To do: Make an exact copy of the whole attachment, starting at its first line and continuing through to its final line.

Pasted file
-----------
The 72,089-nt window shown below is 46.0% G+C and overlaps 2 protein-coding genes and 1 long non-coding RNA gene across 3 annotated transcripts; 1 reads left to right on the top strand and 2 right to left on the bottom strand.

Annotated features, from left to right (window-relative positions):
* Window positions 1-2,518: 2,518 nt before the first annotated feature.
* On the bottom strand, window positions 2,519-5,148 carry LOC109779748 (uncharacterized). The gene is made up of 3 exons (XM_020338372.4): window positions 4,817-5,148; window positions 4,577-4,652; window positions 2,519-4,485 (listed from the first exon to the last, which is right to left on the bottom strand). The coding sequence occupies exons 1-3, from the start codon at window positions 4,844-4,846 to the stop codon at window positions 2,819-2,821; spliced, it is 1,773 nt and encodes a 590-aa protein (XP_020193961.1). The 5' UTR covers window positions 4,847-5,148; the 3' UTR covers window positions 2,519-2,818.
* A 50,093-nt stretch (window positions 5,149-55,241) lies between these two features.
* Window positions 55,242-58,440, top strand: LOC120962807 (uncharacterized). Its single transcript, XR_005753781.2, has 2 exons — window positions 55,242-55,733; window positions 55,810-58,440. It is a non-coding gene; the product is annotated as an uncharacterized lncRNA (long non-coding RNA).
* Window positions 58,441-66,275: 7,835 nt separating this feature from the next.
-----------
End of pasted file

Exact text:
The 72,089-nt window shown below is 46.0% G+C and overlaps 2 protein-coding genes and 1 long non-coding RNA gene across 3 annotated transcripts; 1 reads left to right on the top strand and 2 right to left on the bottom strand.

Annotated features, from left to right (window-relative positions):
* Window positions 1-2,518: 2,518 nt before the first annotated feature.
* On the bottom strand, window positions 2,519-5,148 carry LOC109779748 (uncharacterized). The gene is made up of 3 exons (XM_020338372.4): window positions 4,817-5,148; window positions 4,577-4,652; window positions 2,519-4,485 (listed from the first exon to the last, which is right to left on the bottom strand). The coding sequence occupies exons 1-3, from the start codon at window positions 4,844-4,846 to the stop codon at window positions 2,819-2,821; spliced, it is 1,773 nt and encodes a 590-aa protein (XP_020193961.1). The 5' UTR covers window positions 4,847-5,148; the 3' UTR covers window positions 2,519-2,818.
* A 50,093-nt stretch (window positions 5,149-55,241) lies between these two features.
* Window positions 55,242-58,440, top strand: LOC120962807 (uncharacterized). Its single transcript, XR_005753781.2, has 2 exons — window positions 55,242-55,733; window positions 55,810-58,440. It is a non-coding gene; the product is annotated as an uncharacterized lncRNA (long non-coding RNA).
* Window positions 58,441-66,275: 7,835 nt separating this feature from the next.